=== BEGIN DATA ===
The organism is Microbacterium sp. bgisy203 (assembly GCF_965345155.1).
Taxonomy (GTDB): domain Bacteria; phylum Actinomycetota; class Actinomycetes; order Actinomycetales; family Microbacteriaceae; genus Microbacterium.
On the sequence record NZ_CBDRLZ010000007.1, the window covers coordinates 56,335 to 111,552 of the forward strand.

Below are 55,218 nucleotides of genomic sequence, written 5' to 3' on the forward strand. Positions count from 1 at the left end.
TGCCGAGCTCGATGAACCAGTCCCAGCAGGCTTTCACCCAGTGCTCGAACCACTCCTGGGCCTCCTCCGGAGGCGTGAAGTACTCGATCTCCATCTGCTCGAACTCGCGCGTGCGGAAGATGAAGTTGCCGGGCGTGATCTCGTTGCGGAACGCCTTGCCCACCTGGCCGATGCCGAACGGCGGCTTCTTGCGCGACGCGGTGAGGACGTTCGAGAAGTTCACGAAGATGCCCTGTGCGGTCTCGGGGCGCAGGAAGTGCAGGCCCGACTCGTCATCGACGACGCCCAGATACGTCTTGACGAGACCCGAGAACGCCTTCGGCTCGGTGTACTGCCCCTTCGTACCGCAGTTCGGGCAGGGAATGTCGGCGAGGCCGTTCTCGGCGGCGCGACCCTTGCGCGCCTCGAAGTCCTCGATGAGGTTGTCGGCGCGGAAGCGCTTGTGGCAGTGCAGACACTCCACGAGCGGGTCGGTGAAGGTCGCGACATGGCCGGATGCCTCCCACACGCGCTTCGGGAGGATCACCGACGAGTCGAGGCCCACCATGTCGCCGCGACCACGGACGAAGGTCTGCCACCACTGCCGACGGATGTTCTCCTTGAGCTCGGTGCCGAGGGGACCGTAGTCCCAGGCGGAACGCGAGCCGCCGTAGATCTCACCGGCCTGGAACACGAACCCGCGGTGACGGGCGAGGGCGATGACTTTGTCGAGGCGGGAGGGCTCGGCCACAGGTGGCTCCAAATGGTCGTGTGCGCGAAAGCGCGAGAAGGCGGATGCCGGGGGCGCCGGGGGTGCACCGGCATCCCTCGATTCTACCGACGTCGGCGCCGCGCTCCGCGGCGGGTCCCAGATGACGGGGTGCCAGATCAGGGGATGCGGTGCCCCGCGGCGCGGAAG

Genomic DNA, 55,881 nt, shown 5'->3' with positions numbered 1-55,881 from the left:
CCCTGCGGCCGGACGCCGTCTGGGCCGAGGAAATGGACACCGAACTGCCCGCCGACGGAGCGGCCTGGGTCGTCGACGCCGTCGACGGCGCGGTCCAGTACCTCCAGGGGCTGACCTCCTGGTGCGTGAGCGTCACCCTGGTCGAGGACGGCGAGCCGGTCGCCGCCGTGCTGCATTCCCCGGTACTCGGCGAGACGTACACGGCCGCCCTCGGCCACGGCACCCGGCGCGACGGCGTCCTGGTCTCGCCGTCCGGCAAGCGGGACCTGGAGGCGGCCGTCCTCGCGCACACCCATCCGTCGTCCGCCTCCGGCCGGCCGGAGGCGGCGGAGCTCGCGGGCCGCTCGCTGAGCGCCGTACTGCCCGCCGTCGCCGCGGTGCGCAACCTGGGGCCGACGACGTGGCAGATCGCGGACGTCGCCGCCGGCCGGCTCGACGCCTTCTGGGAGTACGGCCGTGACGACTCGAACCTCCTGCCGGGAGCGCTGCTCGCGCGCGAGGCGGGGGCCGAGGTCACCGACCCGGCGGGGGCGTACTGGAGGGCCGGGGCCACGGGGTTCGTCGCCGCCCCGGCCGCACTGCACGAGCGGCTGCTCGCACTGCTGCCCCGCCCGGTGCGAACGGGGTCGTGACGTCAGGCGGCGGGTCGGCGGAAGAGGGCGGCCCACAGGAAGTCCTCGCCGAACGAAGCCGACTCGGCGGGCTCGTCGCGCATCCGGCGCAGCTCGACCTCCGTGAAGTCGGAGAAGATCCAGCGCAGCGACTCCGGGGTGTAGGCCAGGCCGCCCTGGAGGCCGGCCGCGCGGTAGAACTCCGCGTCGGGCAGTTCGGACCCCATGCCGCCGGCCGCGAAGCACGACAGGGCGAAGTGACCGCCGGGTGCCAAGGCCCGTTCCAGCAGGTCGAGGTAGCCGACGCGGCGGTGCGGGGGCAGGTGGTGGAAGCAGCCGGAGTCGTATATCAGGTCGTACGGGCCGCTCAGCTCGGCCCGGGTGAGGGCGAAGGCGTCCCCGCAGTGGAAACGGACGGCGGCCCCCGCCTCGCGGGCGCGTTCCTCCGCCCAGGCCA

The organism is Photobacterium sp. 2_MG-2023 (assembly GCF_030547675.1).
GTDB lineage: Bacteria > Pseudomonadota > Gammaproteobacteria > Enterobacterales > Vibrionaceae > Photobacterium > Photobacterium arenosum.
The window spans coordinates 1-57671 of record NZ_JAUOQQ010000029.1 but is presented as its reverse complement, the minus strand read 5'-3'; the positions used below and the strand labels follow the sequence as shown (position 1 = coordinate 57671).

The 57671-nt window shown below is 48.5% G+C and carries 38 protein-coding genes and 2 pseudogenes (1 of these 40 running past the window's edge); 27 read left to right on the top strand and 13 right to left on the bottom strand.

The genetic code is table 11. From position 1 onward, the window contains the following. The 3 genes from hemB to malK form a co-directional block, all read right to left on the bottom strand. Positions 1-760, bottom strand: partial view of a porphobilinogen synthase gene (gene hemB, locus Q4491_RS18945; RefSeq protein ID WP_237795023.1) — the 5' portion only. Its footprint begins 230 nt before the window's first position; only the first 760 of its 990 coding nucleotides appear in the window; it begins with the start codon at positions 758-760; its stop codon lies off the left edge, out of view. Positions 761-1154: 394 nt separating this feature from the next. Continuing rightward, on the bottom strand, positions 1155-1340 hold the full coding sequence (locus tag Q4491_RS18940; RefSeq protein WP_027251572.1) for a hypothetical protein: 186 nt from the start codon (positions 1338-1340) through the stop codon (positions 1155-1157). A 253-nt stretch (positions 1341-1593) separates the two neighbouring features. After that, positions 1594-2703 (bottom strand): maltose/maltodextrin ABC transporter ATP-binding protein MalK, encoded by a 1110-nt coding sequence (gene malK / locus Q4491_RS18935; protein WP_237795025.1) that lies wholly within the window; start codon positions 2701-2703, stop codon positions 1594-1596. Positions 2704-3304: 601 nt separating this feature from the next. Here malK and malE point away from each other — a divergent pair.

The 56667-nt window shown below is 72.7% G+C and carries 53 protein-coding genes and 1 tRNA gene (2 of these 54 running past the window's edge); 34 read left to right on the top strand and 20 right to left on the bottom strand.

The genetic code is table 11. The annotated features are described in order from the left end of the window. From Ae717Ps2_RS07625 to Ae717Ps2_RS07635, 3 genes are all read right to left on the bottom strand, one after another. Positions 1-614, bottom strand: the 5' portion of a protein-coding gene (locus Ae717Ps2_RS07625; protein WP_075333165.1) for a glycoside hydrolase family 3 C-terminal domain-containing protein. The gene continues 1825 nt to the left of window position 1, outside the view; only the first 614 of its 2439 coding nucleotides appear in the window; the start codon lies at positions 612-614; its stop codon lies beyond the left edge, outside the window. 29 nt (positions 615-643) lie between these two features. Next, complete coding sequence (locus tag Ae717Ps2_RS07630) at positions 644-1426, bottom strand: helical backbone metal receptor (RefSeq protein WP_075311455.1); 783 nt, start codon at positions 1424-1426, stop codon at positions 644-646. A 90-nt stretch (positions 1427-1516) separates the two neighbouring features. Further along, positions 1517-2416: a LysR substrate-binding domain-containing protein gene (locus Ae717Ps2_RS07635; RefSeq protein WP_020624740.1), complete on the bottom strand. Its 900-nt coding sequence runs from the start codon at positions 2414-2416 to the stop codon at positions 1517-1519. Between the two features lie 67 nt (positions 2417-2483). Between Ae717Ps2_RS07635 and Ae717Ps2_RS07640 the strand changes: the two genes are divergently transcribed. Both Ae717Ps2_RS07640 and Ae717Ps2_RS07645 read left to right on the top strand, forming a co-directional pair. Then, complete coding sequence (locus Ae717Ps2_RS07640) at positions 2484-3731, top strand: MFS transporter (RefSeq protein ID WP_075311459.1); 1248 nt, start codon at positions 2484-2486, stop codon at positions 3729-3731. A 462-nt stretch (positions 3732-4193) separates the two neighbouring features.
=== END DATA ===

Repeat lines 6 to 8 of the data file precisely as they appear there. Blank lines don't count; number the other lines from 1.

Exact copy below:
Genomic DNA, 55,881 nt, shown 5'->3' with positions numbered 1-55,881 from the left:
CCCTGCGGCCGGACGCCGTCTGGGCCGAGGAAATGGACACCGAACTGCCCGCCGACGGAGCGGCCTGGGTCGTCGACGCCGTCGACGGCGCGGTCCAGTACCTCCAGGGGCTGACCTCCTGGTGCGTGAGCGTCACCCTGGTCGAGGACGGCGAGCCGGTCGCCGCCGTGCTGCATTCCCCGGTACTCGGCGAGACGTACACGGCCGCCCTCGGCCACGGCACCCGGCGCGACGGCGTCCTGGTCTCGCCGTCCGGCAAGCGGGACCTGGAGGCGGCCGTCCTCGCGCACACCCATCCGTCGTCCGCCTCCGGCCGGCCGGAGGCGGCGGAGCTCGCGGGCCGCTCGCTGAGCGCCGTACTGCCCGCCGTCGCCGCGGTGCGCAACCTGGGGCCGACGACGTGGCAGATCGCGGACGTCGCCGCCGGCCGGCTCGACGCCTTCTGGGAGTACGGCCGTGACGACTCGAACCTCCTGCCGGGAGCGCTGCTCGCGCGCGAGGCGGGGGCCGAGGTCACCGACCCGGCGGGGGCGTACTGGAGGGCCGGGGCCACGGGGTTCGTCGCCGCCCCGGCCGCACTGCACGAGCGGCTGCTCGCACTGCTGCCCCGCCCGGTGCGAACGGGGTCGTGACGTCAGGCGGCGGGTCGGCGGAAGAGGGCGGCCCACAGGAAGTCCTCGCCGAACGAAGCCGACTCGGCGGGCTCGTCGCGCATCCGGCGCAGCTCGACCTCCGTGAAGTCGGAGAAGATCCAGCGCAGCGACTCCGGGGTGTAGGCCAGGCCGCCCTGGAGGCCGGCCGCGCGGTAGAACTCCGCGTCGGGCAGTTCGGACCCCATGCCGCCGGCCGCGAAGCACGACAGGGCGAAGTGACCGCCGGGTGCCAAGGCCCGTTCCAGCAGGTCGAGGTAGCCGACGCGGCGGTGCGGGGGCAGGTGGTGGAAGCAGCCGGAGTCGTATATCAGGTCGTACGGGCCGCTCAGCTCGGCCCGGGTGAGGGCGAAGGCGTCCCCGCAGTGGAAACGGACGGCGGCCCCCGCCTCGCGGGCGCGTTCCTCCGCCCAGGCCA

The organism is Photobacterium sp. 2_MG-2023 (assembly GCF_030547675.1).